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I noticed some inconsistency on geographies between ST_Project and ST_Segmentize in postgis when dealing with trying to segmentize over very long distances (around 18000-19000 km)

Below are two plpgsql functions that should give about the same result but they don't. I tried it using different versions of Postgis (up to 2.1.8).

For both functions I use a start point lat and long, an azimuth, a total length and a segment length.

  1. segmentize_line_manually: I project the starting point at incremented distances (segment length) with the given azimuth using ST_Project.

  2. segmentize_line_auto: I project the starting point at the total distance with the given azimuth, then I call ST_Segmentize with the segment length.

Around 18000-19000 km I notice a rather important difference between the two lines. In my opinion, the segmentize_line_manually gives the correct result.

CREATE OR REPLACE FUNCTION segmentize_line_manually(startLat DECIMAL, 

startLong DECIMAL, azimuth DECIMAL, max_distance_meter INT, interval_meter INT)
RETURNS geometry AS
$$
DECLARE
    line_points geometry[];
    startPoint geography := ST_MakePoint(startLong, startLat);
    distance_meter INT := 0;
    i INT := 1;
BEGIN
    WHILE distance_meter < max_distance_meter LOOP
        distance_meter := distance_meter + interval_meter;
        line_points[i] = geometry(ST_Project(startPoint, distance_meter, azimuth));
        i := i + 1;
    END LOOP;

    RETURN ST_MakeLine(line_points);
END;
$$
LANGUAGE 'plpgsql' IMMUTABLE;

CREATE OR REPLACE FUNCTION segmentize_line_auto(startLat DECIMAL, startLong DECIMAL, azimuth DECIMAL, max_distance_meter INT, interval_meter INT)
RETURNS geometry AS
$$
DECLARE
    line_points geometry[];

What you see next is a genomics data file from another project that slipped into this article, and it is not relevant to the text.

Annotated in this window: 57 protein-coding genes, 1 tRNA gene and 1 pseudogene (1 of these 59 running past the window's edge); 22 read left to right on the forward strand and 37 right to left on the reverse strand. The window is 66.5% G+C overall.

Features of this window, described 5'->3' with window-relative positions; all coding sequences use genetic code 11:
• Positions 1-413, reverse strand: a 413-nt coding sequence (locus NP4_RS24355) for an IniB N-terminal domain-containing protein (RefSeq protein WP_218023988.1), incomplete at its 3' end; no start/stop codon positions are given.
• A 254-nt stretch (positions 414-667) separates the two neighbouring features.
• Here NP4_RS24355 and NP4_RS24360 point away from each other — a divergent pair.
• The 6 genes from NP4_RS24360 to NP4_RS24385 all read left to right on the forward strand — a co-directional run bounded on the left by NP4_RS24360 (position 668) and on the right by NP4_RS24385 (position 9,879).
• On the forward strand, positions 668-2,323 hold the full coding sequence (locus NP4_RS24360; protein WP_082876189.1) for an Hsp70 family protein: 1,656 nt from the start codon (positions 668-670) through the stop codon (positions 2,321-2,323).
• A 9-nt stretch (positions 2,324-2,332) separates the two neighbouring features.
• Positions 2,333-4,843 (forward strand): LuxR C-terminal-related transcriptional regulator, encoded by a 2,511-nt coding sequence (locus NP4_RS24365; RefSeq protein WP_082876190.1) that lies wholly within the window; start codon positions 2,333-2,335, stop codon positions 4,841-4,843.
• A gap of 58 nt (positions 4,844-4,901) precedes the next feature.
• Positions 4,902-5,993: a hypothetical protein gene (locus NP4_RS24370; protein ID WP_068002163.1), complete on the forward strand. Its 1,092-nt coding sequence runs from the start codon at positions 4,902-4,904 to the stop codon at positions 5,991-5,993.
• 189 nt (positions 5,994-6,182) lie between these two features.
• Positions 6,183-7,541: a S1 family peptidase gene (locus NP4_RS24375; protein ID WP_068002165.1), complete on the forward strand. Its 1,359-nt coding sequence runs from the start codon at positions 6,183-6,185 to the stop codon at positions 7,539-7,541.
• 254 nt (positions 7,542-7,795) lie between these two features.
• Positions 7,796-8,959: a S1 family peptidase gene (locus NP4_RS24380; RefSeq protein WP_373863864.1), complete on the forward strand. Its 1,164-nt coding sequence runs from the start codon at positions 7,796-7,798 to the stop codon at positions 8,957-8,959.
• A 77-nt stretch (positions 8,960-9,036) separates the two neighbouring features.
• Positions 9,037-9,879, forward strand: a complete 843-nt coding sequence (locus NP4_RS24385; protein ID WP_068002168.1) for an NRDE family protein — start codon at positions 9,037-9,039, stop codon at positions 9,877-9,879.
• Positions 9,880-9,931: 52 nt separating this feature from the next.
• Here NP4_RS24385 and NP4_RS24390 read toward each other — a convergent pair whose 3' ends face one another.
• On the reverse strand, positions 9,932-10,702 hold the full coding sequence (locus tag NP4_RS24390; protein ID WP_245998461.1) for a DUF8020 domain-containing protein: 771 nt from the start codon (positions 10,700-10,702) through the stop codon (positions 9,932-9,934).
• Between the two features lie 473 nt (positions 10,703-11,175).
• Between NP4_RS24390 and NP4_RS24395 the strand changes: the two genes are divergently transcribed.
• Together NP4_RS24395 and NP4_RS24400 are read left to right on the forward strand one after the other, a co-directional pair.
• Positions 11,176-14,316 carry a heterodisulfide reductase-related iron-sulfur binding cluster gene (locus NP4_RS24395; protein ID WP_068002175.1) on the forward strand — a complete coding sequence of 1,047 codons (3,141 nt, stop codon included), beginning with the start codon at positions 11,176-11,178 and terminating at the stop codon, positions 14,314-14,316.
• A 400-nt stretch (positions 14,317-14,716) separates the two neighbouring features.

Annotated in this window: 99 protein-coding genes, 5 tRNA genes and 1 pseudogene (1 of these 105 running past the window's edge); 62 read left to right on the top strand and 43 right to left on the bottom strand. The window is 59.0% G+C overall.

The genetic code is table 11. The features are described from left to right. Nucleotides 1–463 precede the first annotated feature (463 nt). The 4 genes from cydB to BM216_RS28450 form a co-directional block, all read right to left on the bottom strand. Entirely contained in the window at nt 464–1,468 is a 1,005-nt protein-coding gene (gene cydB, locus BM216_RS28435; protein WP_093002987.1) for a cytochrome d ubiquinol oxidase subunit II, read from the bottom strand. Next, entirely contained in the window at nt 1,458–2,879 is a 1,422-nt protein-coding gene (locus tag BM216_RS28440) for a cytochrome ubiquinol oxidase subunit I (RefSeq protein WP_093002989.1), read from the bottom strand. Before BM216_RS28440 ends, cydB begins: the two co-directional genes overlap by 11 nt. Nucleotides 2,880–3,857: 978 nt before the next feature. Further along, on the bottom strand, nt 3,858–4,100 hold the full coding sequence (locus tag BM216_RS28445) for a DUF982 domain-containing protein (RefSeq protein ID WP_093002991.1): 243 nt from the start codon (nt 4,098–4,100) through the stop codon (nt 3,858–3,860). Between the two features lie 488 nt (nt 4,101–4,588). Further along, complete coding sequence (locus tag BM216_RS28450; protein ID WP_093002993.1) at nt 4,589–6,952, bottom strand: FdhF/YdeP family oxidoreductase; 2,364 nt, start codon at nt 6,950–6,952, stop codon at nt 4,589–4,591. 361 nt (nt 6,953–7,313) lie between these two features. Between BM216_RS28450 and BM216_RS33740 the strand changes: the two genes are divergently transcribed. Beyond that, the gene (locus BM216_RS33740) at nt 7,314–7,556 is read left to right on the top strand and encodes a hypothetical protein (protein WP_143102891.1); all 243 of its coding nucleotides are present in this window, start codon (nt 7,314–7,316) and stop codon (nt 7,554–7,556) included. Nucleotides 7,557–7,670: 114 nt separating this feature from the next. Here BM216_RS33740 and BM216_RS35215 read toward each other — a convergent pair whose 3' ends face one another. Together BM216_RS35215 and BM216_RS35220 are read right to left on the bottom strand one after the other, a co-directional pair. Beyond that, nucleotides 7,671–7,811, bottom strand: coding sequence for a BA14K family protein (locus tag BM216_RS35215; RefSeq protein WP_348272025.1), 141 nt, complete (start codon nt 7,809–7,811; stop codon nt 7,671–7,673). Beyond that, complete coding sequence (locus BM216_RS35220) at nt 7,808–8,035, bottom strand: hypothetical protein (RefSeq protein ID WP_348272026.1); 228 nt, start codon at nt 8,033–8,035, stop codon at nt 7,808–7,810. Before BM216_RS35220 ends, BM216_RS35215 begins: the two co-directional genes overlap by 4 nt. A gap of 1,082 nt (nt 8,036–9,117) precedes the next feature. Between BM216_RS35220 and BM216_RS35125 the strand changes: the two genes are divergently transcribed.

azimuth_line geometry;
BEGIN
    line_points[1] := geography(ST_MakePoint(startLong, startLat));
    line_points[2] := ST_Project(line_points[1], max_distance_meter, azimuth);

    azimuth_line := ST_MakeLine(line_points);
    RETURN st_segmentize(geography(azimuth_line), interval_meter);
END;
$$
LANGUAGE 'plpgsql' IMMUTABLE;

I call both methods using the following parameters:

SELECT segmentize_line_****(0, 0, 0.628973508651991, 19000000, 50000);

The results below. In red, the line created using ST_Project, in blue with ST_Segmentize: The results. In red, the line created using ST_Project, in blue with ST_Segmentize.

Is there a problem with my code, or is it really an issue with ST_Segmentize?

  • 1
    You never say what the big difference you notice is, but I'd be inclined to suspect that, since you're getting close to half the circumference of the earth that the ST_Segmentize version flips around to the shorter great circle path running in the opposite direction. This is expected, given the way the function is written. – Paul Ramsey Dec 2 '15 at 16:13
  • As far as I know, 19000 km is less than half of the smallest earth's great circle circumference so it is not going the opposite direction. The error is in the range 100-150 km, sorry I was not accurate in my statement. – Redtakfeoh Dec 2 '15 at 16:43